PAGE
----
The United States of Americas social security program is the largest government program of any country in the world. This extensive program faces a number of challenges and problems, more so then ever before in it's history. This essay will briefly discuss the history of the social security program in the united states as well as give an in depth look at the major problems it faces in the future such as the retirement of the baby boom generation, lower birth rate and longer life expectancy. Major criticisms of the Program will be discussed such as components appearing to favour specific members of society mainly the wealthy while negatively effecting lower class citizens. Several potential solutions will be compared and contrasted which are the main views of how to fix the problems within the social security program with major political disagreements on which solution would yield the best results. The solutions I will discuss in depth are increasing pay roll taxes , reducing benefits ,the privatization of the social securities program as well as others.
The 1929 stock market crash in the united states and the bank failures which followed resulted in the United States loosing significant amounts of money. As all americans were effected by this the elderly were most direly as they lacked the time to regain their wealth before having to retire due to a number of factors such their mental and physical health.(ssa.gov 2010) Before social security was in acted the poverty rate for the elderly in the United States was approximately 50 percent for people over 65 years of age. (ssa.gov 2010) To counter act this trend the current U.S president Franklin Roosevelt created the social security program also know as the old age, survivors and disability insurance. This new social program was made to address the long term problem of financial security for the elderly through a system where individuals made contributions from their earnings into a combined fund which at the time of their retirement they received payments from that fund as a
percentage of their previous earnings in order for them to maintain a comfortable life style without requiring them to work.
After the second world war the baby boom generation created a much higher number of workers then of retirees. A large surplus of money in the social insurance program was created compared to the amount of money the program paid out in benefits. Due to more people in the labour force opposed to people of age of retirement. This excess money has been used to help fund many other government programs.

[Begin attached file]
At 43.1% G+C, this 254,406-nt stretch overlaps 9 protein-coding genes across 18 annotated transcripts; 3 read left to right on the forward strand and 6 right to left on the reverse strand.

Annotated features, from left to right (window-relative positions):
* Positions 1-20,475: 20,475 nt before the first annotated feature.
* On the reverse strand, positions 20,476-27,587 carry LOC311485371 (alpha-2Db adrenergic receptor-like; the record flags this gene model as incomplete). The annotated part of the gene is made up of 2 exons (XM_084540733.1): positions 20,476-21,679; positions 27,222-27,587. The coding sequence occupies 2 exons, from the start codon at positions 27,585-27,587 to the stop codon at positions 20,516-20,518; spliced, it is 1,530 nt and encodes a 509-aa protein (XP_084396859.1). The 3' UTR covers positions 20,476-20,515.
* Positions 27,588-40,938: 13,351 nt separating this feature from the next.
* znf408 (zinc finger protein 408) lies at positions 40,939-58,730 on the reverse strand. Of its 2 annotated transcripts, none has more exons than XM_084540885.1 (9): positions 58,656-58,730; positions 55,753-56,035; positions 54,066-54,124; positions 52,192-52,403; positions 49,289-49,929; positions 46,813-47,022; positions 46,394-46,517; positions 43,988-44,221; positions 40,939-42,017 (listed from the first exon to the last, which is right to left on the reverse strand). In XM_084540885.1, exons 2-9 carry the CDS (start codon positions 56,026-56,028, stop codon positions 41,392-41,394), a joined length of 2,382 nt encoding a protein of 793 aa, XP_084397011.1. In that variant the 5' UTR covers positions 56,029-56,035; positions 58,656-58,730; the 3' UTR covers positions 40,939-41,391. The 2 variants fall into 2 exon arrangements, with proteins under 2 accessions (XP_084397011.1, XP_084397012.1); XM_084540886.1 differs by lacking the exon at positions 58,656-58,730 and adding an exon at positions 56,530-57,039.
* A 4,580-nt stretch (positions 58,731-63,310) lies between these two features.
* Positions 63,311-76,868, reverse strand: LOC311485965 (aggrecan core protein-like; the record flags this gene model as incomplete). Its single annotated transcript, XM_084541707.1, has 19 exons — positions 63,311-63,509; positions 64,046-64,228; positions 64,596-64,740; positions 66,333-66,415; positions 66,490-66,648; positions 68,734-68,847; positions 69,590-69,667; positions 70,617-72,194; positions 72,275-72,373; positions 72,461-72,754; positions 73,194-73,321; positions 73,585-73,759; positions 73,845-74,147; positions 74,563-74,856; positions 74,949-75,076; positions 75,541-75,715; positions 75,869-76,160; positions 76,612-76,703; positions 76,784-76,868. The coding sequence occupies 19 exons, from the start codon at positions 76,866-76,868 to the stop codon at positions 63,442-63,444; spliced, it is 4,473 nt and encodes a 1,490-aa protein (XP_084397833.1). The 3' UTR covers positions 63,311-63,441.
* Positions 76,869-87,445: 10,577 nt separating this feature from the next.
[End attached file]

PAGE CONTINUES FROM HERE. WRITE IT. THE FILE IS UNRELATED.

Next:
According to Ben S. Bernake , Chairman of the federal reserve board of directors in a speech to the Washington economic club, (Bernake 2005) the ratio of workers paying into the social security program opposed the the number of retirees receiving benefits has been decreasing over the past several decades, however in the next 30 years this ratio will decrease dramatically reducing the amount of money paid into the program. According to Mr Bernake in 2008 when the first members of the baby boom generation begin to retire there will be approximately 5 working age persons for every person 65 and older. However according to the 2005 address by 2030 this ratio will have dropped to 3 working age persons to 1 person aged 65 or older.
The United States Census bureau (2008) estimates that currently 13 % of the United States population is over the age of 65. By 2020 however it is estimated this number will be 16 % and then reaching 20 % by 2040. These numbers are clear indication of how the population is aging and will be requiring benefits. This figure is in contrast with the decrease of birth rate in the united states in respect to the baby boom generation. According to the Census bureau the annual growth rate for the united states population was 1.2 percent annually. This figure has declined from the 2.3 percent in 1963 during the baby boom. This decline however is not apparent in...
Bibliography: Achenbaum, Andrew, Berkowitz, Edward D(2010) ; Historical back round and development of social security. http://www.ssa.gov/history/briefhistory3.html
Bernake, S, Ben ( Oct 4 2006) The coming demographic transition: will we treat future generations fairly
Rothenburg, Erin ( 2005): The CPA journal ; Social security: a macro economic issue, http://www.nysscpa.org/cpajournal/2005/405/perspectives/p17.htm
Tanner, Michael (may 17 , 2005) ; testimony of Michael Tanner before committee of ways and means
Bush , George ( February 3, 2005) ; Transcript of state of Union: Social security
Shelton, Alison (April 2008) AARP: public policy institute: reform options for social securities:
March 24, 2010
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